North, South, East and West

A close-up of Germany and its neighboring countries through a magnifying glass on a map of the world
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The Wattenmeer (Wadden Sea), coastal bluffs, small islands, wind, flatlands and fields: this is north Germany. The north coast is the country's most popular holiday region, including among Germans themselves.

In south Germany, you'll find Lake Constance, the city of Munich and the mountains, including low mountain ranges like the Black Forest and the Bavarian Forest, but also of course the Alps, with Germany's highest mountain, the Zugspitze (2,962 meters). Lots of people like to travel to the South to hike, bike or ski.

In western Germany, most of the larger cities like Cologne and Dusseldorf are in or around the Ruhr region. There used to be a lot of industrial production in this region. The area along the Rhine River is famous for its carnival, which officially begins on November 11 and ends with street celebrations in February or March.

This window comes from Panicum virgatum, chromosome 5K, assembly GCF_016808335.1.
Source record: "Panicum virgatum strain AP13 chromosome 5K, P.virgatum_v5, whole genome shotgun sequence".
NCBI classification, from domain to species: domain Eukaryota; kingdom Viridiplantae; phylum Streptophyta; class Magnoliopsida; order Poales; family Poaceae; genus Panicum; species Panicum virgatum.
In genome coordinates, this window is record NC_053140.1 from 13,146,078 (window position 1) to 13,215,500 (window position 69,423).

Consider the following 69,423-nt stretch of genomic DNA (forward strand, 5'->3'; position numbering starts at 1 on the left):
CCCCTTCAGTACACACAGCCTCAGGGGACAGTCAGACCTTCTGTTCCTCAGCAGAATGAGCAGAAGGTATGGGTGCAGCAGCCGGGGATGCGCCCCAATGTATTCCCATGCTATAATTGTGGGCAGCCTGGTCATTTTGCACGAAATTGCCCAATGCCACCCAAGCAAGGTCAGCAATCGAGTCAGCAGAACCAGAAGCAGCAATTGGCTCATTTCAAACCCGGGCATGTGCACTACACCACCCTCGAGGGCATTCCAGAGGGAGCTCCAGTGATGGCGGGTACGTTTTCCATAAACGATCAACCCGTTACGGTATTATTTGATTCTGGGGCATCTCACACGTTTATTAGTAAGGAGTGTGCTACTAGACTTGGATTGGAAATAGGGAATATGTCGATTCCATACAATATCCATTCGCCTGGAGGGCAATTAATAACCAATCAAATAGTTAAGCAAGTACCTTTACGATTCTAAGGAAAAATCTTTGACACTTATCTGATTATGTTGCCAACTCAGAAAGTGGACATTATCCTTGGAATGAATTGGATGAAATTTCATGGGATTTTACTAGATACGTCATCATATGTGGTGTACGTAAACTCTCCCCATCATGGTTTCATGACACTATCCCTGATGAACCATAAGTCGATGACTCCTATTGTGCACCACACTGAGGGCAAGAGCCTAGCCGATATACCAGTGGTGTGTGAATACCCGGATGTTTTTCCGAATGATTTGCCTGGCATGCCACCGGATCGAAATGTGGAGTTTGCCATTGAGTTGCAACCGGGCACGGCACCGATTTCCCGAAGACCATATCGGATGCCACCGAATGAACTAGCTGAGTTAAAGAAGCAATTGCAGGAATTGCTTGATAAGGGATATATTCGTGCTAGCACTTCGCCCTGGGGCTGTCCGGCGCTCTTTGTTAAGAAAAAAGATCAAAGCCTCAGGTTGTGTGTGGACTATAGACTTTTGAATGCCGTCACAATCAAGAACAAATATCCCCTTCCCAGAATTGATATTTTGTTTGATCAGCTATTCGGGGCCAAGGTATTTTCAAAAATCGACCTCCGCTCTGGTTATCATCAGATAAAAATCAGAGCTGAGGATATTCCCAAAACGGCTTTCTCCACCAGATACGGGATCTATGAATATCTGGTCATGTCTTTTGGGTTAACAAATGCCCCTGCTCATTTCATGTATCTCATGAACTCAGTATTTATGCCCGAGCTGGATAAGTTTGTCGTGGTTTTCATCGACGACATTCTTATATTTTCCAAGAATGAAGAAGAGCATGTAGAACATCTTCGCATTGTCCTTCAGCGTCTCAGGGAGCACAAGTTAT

Eastern Germany stretches across the area of the former GDR. After the fall of the Wall, lots of dilapidated buildings, city squares and bridges were extensively restored in cities like Dresden, Leipzig and Weimar. The cities now draw large crowds of tourists from around the world. The Harz Mountains and the Thuringian Forest are good places for hiking, and "Saxon Switzerland", with its steep cliffs, is good for climbing.